I'm not sure if anyone has gone about trying to find a list of the mechanics that explicitly make reference to extraordinary abilities (for example, mechanics that derive from spells, class features, etc.).

An obvious example is polymorph and related spells that change your form (and in turn your access to certain extraordinary abilities).

Another example is the level 19 ability of the factotum, which lets you "prepare" extraordinary class abilities for use throughout the day:

Cunning Brilliance (Ex): At 19th level, you become the ultimate jack of all trades. Your sharp mind and keen sense of your surroundings allow you to duplicate almost any ability you witness. At the start of each day, choose three extraordinary class abilities. Each ability must be available to a standard character class at 15th level or lower, and must appear on the advancement table or in the text description for that class. By spending 4 inspiration points as a free action, you gain the benefits and drawbacks of one chosen ability for 1 minute. You use the ability as if your level in the relevant class equaled your factotum level. You can use each chosen class ability once per day. For example, if you use a monk's flurry of blows ability, you gain all the benefits and drawbacks described under Flurry of Blows. You do not gain the benefits of unarmed strike, because that is a separate ability in the monk's class description.

Does anyone else know of other mechanics that explicitly concern extraordinary abilities?

Inspiration for Question

I'm trying to get a nuts-and-bolts answer to this question about whether or not feats are extraordinary abilities by default, but of course, there's a lot to dig into. I figure a good way to go is to look at all the explicit mechanics involving extraordinary abilities. The factotum answer above seems to indicate that one could take a monk's Unarmed Strike ability (PHB p.41), which has no label (Ex or otherwise) and thus by RAW from the PHB (p.180) would be designated as a natural ability. If that were true then I guess you could also pick fighter feats using the factotum ability (their bonus feats aren't labelled as extraordinary by the same logic as unarmed strike)?

The picture that's emerging slowly is that you have three kinds of (special) abilities: spell-like, supernatural and everything else. I see no mechanical difference between extraordinary abilities, natural abilities (PHB p.180), feats or anything else that doesn't qualify as spell-like or supernatural, other than the fact that extraordinary abilities are differentiated as racial or non-racial for the form-changing spells like polymorph.

  • \$\begingroup\$ At least a few things are pretty clearly distinct from the categories you list: spells, psionic powers, incarnum soulmelds. The last are pretty similar to magic items, but then, we could also add magic items themselves as another category. Just food for thought, not especially relevant to the actual question here. \$\endgroup\$
    – KRyan
    Dec 29, 2023 at 3:17
  • \$\begingroup\$ This distinction is textually obvious, but digging deeper I find it's not semantically clear that any of these count as "special abilities" (SAs). Technically spells are "class features" (PHB p24), which aren't explicitly SAs. Spells became "uncategorized" in the transition to 3.5 (the 3.0 monster manual, p.9, explicitly lists spells as being a spell-like special attack). From what I can tell, the (Sp, Su, Ex) categories' only purpose is to quickly indicate whether or not the ability is subject to dispelling/antimagic/disjunction (or analogous mechanics in psionics/incarnum). \$\endgroup\$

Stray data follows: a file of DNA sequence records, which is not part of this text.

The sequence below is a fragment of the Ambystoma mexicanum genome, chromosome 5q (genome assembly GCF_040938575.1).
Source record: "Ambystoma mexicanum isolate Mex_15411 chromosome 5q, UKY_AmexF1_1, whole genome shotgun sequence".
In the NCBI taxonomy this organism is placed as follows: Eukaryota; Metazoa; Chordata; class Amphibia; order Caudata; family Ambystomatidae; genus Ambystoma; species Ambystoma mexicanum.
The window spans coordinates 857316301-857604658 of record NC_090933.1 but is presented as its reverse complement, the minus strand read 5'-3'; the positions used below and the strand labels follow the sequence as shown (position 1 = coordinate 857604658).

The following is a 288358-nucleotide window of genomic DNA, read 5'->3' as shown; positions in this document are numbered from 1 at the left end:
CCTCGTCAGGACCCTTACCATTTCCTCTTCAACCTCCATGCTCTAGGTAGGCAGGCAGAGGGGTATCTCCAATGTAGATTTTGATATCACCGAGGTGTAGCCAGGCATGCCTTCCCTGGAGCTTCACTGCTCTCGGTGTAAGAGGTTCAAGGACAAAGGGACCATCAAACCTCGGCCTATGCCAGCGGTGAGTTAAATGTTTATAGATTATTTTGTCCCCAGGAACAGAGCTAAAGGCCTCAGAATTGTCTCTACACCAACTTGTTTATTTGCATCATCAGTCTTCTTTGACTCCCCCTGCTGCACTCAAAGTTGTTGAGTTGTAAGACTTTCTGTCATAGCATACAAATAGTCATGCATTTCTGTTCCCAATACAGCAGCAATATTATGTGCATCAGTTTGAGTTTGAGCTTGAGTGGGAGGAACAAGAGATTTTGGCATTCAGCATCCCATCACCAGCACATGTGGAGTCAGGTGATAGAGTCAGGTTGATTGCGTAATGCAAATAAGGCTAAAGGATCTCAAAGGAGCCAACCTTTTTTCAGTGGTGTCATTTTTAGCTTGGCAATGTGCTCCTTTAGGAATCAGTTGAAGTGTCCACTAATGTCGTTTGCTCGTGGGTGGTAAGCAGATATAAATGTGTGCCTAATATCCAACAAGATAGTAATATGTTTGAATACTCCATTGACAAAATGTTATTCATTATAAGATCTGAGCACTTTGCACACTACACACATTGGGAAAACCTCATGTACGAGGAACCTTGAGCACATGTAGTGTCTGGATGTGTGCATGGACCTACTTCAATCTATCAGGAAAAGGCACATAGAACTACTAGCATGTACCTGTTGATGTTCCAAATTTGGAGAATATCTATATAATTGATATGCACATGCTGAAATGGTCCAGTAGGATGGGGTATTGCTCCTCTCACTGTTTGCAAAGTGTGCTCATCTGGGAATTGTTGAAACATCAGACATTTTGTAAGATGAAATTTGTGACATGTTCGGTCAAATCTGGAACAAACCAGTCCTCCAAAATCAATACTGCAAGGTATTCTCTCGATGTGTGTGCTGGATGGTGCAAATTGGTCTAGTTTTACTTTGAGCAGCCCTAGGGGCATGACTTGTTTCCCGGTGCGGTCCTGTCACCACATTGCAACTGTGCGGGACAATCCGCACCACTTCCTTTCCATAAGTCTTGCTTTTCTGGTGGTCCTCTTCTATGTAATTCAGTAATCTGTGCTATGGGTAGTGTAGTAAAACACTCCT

– Erik
    Dec 29, 2023 at 4:01
  • \$\begingroup\$ The 3.5e solar lists “Special Attacks: Spell-like abilities, spells,” pretty clearly indicating that those are special abilities and distinct from spell-like abilities. And yes, quickly summing up rules about counterspelling, dispelling, disrupting, and antimagic is most of the point of them, which is part of why I list those three things in particular—they have their own rules for those things that don’t fit into any of the three categories. But the categories are also used as a way of grouping features—Ex pretty rarely, but Sp and Su get called out pretty often. \$\endgroup\$
    – KRyan
    Dec 29, 2023 at 15:30
  • \$\begingroup\$ Being nitpicky with semantics (further to your sentiment of "explicit as possible" in the linked question), I could argue "spells" & "spell-like abilities" are both "spell-like special abilities" (surely X's fall into the category of X-like things). The 3.5 MM (p6) has a "Special Attacks and Special Qualities" header; in the 3.0 MM the header was "Special Abilities", meaning at least by the MM special abilities were explicitly the special attacks and special qualities entries in a monster stat block. I think that permits a ruling that feats are not even special abilities, but 3.5 erased that. \$\endgroup\$
    – Erik
    Dec 29, 2023 at 16:07
  • 2
    \$\begingroup\$ “surely X’s fall into the category of X-like things,” absolutely not. Spell-like abilities are so-called because they are each, individually, like some spell. That is, a fireball spell-like ability is “like” the spell fireball. As a class, though, they are explicitly separate and distinct. Those differences, in fact, are precisely why a fireball spell-like ability is only “like” the spell fireball, and not just actually casting the spell itself. So much breaks down trying to read it your way; it’s just not tenable. \$\endgroup\$
    – KRyan
    Dec 29, 2023 at 16:25


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